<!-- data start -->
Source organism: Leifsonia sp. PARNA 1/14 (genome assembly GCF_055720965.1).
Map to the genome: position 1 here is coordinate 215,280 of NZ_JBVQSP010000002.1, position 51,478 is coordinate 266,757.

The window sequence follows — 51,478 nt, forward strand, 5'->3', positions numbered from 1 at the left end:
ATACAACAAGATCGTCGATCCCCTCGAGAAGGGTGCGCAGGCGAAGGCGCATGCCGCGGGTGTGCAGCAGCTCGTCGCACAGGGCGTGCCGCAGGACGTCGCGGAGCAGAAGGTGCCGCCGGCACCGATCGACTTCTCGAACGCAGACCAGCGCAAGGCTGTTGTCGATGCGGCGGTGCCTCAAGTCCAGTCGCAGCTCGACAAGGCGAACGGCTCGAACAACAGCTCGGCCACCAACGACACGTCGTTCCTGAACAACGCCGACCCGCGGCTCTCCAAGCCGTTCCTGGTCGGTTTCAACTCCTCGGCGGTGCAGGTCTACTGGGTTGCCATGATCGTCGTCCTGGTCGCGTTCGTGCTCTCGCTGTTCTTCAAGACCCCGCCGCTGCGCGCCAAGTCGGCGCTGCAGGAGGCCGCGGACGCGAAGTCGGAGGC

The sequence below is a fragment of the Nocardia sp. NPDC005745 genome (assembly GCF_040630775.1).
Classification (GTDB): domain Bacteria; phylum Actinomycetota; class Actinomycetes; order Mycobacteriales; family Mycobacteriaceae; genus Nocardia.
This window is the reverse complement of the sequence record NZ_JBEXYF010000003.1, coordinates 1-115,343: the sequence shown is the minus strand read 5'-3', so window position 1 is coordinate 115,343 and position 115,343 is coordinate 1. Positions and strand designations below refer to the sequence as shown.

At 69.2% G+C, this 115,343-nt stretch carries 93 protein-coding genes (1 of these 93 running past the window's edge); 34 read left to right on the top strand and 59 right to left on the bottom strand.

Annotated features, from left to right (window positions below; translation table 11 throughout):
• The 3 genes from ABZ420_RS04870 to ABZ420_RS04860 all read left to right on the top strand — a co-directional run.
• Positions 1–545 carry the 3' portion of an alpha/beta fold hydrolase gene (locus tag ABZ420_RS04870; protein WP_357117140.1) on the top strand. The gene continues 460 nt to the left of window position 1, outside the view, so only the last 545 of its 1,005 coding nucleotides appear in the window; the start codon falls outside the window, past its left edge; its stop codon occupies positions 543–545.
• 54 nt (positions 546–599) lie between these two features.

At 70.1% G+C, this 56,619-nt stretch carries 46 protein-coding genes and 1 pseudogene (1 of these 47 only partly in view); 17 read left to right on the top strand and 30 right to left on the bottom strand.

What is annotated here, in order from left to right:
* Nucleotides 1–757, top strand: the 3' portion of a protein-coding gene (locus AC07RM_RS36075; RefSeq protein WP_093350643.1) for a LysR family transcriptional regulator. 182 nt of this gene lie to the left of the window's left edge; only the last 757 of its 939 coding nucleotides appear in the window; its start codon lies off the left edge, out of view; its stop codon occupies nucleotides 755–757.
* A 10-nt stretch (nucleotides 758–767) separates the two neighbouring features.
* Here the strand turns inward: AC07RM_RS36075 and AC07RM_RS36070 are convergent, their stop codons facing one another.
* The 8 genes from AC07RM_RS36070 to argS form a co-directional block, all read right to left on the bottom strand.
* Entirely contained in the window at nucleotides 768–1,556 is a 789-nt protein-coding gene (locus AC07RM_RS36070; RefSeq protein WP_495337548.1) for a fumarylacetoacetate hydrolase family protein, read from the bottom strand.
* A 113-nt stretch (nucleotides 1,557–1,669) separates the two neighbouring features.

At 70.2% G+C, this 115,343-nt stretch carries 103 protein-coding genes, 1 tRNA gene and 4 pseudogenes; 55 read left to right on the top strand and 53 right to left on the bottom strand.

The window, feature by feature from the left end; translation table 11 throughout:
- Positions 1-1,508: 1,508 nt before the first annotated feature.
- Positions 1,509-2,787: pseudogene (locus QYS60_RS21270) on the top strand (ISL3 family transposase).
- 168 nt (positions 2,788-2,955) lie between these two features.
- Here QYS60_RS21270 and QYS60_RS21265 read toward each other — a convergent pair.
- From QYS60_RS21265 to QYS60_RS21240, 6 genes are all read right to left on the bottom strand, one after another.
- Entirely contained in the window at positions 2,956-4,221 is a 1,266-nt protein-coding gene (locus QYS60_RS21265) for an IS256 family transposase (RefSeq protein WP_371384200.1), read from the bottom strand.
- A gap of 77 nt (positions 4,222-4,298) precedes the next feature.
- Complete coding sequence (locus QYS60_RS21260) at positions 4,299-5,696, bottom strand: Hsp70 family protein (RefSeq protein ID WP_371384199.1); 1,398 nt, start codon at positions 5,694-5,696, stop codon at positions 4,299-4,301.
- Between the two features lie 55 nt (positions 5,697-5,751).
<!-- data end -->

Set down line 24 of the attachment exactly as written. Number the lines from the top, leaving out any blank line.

- Positions 1,509-2,787: pseudogene (locus QYS60_RS21270) on the top strand (ISL3 family transposase).